A touching exhibit: Morristown’s Macculloch Hall comes to grips with ‘interactive’

BY GEORGE, you can get a grip on our Founding Father, at the 'Please Touch' exhibit at the Macculloch Hall Historical Museum. Photo by Kevin Coughlin
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In Revolutionary times, it would have been the height of impertinence to lay a finger on General Washington.

Nowadays, at the Macculloch Hall Historical Museum, it’s encouraged.

A bas-relief portrait of our Founding Father is among more than 20 items at the Morristown venue that are truly…touching. Please Touch breaks the cardinal rule of curation by inviting patrons to get a grip on (selected) artifacts.

Museum Director Tricia Pongracz with GW-3D, at ‘Please Touch’ exhibit at the Macculloch Hall Historical Museum. Photo by Kevin Coughlin

“We want people to say, ‘This isn’t what I expected.’ We’re not just brown furniture,” says Tricia Pongracz, executive director at Macculloch Hall.

Like museum directors everywhere, Pongracz has been grappling with how to lure visitors back, post-COVID-19, and seeking novel ways to engage them when they arrive. Attention spans, it seems, grow shorter as entertainment options expand exponentially.

So she and her small staff have spent the pandemic modernizing their approach to 19th century local history.

The museum website (like the 212-year old Federal-style mansion on Macculloch Avenue) got a fresh coat of paint. Audio guided tours were recorded for the mansion and its idyllic garden. Many programs went virtual.

Please Touch is funded by a grant from the New Jersey Historical Commission.  A specialty printer in New York state created 3D portraits of Washington–who wintered in Morristown during the War for Independence–and also of Santa Claus, from an illustration by Thomas Nast. The famed muckraker was a fin de siècle neighbor of Macculloch Hall, which holds the largest collection of Nast’s works.

Tools of enslaved people at ‘Please Touch’ exhibit at the Macculloch Hall Historical Museum. Photo by Kevin Coughlin

Visitors can hoist segments of rail and cable salvaged from the old Morris Canal, where George Macculloch was an investor. His children’s crude ice skates are available for the touching, along with a quill pen from the Boys Latin School that was a forerunner of local academies.

The elegant dining room welcomes hands-on appreciation of lizards etched onto a pair of exquisite china vases (weighted and secured to a pedestal with museum wax).

A back room challenges guests to grasp a bleaker historical token, a clothes iron that was a workday tool for one of seven enslaved African Americans who served Macculloch’s family.

Curator Ryan Hyman with sections of rail and cable from the old Morris Canal, at the ‘Please Touch’ exhibit at the Macculloch Hall Historical Museum. Photo by Kevin Coughlin

Ryan Hyman, Macculloch Hall’s curator for more than 20 years, anticipates growing Please Touch with additional authentic items and reproductions, and more 3D illustrations, to keep things fresh.

A consultant who is blind advised the staff on making the museum, and its Please Touch elements, accessible to the visually impaired. Labels for touchable items include Braille descriptions. Guide dogs are welcome, of course.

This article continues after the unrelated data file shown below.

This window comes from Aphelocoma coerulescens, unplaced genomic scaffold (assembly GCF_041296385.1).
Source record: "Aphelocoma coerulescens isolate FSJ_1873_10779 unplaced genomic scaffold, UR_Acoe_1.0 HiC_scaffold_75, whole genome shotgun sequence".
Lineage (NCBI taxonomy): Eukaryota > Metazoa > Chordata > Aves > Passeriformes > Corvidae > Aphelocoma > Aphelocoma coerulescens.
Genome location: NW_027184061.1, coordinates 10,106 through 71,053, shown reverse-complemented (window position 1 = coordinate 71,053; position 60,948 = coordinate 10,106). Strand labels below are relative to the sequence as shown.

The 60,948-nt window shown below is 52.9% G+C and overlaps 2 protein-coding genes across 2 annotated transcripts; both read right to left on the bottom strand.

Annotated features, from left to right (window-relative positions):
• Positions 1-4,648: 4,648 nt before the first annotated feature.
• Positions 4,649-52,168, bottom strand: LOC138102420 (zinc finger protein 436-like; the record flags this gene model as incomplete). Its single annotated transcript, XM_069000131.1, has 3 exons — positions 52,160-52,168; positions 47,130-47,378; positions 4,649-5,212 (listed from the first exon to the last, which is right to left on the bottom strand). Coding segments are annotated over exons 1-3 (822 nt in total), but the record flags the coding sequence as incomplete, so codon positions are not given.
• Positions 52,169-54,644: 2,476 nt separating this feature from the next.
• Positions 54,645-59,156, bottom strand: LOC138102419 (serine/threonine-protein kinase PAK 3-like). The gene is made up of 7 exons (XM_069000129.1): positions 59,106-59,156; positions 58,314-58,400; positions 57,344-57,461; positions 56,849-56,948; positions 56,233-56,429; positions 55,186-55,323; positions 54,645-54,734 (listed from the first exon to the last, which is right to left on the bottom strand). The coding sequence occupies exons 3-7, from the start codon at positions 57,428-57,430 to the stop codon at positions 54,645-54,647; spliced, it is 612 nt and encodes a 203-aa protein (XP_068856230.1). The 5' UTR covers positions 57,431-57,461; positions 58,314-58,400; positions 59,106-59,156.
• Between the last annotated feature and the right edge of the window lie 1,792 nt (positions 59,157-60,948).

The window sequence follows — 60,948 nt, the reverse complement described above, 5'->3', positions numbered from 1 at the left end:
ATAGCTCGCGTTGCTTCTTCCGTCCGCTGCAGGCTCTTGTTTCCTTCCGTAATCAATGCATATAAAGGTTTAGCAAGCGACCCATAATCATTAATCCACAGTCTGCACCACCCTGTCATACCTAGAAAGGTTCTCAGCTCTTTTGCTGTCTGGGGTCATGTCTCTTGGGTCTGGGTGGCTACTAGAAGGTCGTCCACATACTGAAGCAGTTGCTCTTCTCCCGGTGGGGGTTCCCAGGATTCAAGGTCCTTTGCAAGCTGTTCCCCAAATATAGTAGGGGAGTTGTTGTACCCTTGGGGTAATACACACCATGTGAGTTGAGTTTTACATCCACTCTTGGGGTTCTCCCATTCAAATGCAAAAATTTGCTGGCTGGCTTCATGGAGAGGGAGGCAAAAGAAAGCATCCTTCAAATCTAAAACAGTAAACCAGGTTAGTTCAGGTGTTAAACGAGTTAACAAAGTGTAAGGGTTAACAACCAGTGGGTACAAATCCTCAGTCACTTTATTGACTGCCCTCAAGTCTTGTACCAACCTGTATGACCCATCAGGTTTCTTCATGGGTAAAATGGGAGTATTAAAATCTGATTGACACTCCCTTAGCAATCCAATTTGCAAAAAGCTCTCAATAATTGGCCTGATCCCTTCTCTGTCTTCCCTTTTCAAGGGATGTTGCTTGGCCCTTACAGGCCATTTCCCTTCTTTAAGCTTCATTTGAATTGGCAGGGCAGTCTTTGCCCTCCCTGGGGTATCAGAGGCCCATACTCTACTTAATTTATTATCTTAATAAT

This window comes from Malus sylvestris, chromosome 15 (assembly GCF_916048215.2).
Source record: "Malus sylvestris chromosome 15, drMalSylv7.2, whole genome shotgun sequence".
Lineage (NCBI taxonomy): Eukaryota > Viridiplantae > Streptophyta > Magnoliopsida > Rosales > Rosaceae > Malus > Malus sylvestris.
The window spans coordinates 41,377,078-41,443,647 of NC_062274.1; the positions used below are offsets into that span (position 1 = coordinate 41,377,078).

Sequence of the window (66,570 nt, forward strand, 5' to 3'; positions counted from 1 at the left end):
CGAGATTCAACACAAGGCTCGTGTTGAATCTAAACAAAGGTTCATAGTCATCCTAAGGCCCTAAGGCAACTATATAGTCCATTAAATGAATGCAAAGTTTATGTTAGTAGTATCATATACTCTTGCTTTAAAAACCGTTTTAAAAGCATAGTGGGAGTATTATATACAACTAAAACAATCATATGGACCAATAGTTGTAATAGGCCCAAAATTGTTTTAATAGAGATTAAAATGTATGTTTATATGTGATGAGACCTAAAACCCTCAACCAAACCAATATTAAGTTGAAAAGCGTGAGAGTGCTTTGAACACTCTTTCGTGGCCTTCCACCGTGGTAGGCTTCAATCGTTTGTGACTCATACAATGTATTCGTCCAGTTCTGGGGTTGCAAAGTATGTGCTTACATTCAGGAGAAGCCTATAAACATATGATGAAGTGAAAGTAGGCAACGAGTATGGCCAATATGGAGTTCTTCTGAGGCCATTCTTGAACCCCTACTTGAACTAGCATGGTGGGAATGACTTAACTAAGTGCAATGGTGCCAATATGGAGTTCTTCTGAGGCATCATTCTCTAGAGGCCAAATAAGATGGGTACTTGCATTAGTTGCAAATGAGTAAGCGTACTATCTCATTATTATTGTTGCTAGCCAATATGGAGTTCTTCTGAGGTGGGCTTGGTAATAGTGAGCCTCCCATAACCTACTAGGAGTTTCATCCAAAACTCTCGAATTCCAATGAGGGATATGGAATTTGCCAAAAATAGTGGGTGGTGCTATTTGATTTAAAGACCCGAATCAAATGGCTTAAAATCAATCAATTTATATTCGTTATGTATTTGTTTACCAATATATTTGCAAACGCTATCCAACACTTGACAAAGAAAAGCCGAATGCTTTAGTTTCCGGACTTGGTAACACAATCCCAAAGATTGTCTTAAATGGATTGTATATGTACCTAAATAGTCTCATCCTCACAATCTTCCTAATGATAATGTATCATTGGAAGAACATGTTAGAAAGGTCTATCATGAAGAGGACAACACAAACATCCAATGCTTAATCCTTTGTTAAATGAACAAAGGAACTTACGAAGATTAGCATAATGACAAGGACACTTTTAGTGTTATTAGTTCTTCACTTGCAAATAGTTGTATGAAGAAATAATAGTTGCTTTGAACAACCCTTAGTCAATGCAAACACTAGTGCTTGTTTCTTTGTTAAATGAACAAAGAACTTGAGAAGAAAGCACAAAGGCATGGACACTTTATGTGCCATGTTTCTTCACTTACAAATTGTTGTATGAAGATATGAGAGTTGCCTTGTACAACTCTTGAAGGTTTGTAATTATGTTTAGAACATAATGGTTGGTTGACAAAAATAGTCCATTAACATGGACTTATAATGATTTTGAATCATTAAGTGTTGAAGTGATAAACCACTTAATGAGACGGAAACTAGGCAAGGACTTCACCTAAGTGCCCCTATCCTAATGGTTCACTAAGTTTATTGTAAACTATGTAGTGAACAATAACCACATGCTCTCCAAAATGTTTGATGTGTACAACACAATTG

And children. Hyman admits the idea of fingerprints on display items took some getting used to.

“Being a curator, you’re taught to ask people not to touch. I always felt bad about that,” he says.

The pieces are cleaned frequently, Hyman says. Even so, some guests aren’t comfortable touching shared surfaces just yet. Others still are adjusting to the museum’s concept.

“What we’re finding is our visitors are so used to being told no, that you have to tell people it’s okay to touch,” says Pongracz.

It’s more than okay; it’s imperative, she believes.  Call it the New-, or more aptly, the RetroInteractive.

Curator Ryan Hyman runs hand over ornate mantel at ‘Please Touch’ exhibit at the Macculloch Hall Historical Museum. Photo by Kevin Coughlin

“We are Morristown’s community museum. We are open to everyone, all ages and all learning styles. We want you to come in any time you want, and have an experience in the house that is unique to you,” Pongracz explains.

That involves visits mediated by your senses, instead of a screen.

Touching a sculpted portrait, visually absorbing a Nast cartoon, hearing the antique harp in the parlor, or smelling the roses in the garden “enhances how you experience the space,” Pongracz says, “and turns this from a passive tour to an active experience.”

These human interactions make history come alive, she says.

“Without people, the museum is a very lonely place.”

Macculloch Hall Historical Museum tours remain by appointment; regular weekend hours resuming soon. Admission: $4 to $8; age 5 and under, free. At 45 Macculloch Ave. To schedule a tour call 973-538-2404, ext. 10, or email here.  On May 1, 2022, Macculloch Hall will be among seven venues featured on an Historic District house tour. Tickets: $50. On May 7, the Hall will feature free activities in its garden for National Public Garden Day.

A 3D model of Thomas Nast’s Santa Claus, at ‘Please Touch’ exhibit at the Macculloch Hall Historical Museum. Photo by Kevin Coughlin

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